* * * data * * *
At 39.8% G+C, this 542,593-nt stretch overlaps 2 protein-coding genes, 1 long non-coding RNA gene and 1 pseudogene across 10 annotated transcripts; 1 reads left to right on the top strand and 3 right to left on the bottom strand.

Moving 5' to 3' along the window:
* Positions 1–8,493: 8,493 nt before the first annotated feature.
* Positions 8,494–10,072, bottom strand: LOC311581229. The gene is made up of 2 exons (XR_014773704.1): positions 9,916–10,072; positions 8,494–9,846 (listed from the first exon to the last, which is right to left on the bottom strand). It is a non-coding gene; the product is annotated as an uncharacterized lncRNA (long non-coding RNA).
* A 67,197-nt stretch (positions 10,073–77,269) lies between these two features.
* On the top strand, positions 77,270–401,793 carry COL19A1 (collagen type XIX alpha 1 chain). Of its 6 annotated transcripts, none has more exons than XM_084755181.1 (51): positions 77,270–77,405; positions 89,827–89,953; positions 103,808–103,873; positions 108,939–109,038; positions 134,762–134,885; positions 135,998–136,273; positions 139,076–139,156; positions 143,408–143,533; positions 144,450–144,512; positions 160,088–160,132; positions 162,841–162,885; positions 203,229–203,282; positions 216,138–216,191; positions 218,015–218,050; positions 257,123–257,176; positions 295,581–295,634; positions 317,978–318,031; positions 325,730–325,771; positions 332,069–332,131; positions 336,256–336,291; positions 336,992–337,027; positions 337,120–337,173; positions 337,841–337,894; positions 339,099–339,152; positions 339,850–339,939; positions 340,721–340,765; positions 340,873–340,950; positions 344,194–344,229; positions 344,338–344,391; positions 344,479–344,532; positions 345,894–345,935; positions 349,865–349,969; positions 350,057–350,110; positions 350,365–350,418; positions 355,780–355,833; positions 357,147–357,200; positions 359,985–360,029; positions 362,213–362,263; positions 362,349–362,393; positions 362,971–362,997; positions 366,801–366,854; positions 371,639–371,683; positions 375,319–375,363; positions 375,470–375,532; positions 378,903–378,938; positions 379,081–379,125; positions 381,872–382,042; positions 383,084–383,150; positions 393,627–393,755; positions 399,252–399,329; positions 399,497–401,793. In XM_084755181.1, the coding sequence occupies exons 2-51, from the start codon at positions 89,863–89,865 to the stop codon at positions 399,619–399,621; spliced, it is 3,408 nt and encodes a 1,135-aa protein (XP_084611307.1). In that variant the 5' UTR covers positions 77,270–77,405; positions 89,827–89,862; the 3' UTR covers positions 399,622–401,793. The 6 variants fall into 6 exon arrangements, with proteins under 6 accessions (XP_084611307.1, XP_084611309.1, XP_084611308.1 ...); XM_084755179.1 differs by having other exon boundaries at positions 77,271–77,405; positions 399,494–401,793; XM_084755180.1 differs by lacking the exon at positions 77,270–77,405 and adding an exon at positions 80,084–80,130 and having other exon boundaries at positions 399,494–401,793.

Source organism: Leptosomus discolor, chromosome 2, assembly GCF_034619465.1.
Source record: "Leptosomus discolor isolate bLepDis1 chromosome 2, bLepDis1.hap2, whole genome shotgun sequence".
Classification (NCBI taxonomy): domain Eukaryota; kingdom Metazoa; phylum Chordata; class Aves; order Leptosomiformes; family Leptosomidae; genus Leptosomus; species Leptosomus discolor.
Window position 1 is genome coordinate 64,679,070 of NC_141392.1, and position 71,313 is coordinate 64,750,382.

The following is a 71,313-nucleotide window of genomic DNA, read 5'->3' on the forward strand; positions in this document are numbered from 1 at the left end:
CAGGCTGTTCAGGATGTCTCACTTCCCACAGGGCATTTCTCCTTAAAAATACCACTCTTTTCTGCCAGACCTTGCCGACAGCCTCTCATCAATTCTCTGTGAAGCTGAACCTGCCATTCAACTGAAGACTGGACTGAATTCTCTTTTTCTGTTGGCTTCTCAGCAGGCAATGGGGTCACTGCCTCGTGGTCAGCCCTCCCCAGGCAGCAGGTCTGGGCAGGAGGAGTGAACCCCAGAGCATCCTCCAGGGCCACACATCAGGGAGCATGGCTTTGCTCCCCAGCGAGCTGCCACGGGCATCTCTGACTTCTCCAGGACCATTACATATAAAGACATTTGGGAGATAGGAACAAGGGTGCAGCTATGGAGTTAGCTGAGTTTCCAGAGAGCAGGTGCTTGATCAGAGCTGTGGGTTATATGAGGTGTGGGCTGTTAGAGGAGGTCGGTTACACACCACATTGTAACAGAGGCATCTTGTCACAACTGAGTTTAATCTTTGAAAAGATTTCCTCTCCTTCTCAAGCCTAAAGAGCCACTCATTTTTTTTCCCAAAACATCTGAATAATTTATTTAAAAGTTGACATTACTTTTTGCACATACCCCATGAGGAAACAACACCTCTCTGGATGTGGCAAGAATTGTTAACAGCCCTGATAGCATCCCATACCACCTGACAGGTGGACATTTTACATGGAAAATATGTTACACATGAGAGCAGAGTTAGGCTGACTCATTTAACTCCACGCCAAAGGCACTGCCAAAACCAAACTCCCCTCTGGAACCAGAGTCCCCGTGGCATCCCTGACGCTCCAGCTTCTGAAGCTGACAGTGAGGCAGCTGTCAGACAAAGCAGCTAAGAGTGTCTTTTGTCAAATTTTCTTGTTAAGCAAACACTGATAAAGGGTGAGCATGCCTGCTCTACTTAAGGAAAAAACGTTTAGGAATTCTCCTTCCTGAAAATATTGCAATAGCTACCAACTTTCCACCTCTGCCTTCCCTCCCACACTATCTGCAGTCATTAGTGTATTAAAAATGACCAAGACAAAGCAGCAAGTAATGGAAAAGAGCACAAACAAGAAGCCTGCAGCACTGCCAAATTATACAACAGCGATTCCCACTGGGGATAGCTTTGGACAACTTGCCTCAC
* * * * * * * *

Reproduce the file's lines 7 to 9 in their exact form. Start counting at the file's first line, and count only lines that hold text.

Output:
Source organism: Leptosomus discolor, chromosome 2, assembly GCF_034619465.1.
Source record: "Leptosomus discolor isolate bLepDis1 chromosome 2, bLepDis1.hap2, whole genome shotgun sequence".
Classification (NCBI taxonomy): domain Eukaryota; kingdom Metazoa; phylum Chordata; class Aves; order Leptosomiformes; family Leptosomidae; genus Leptosomus; species Leptosomus discolor.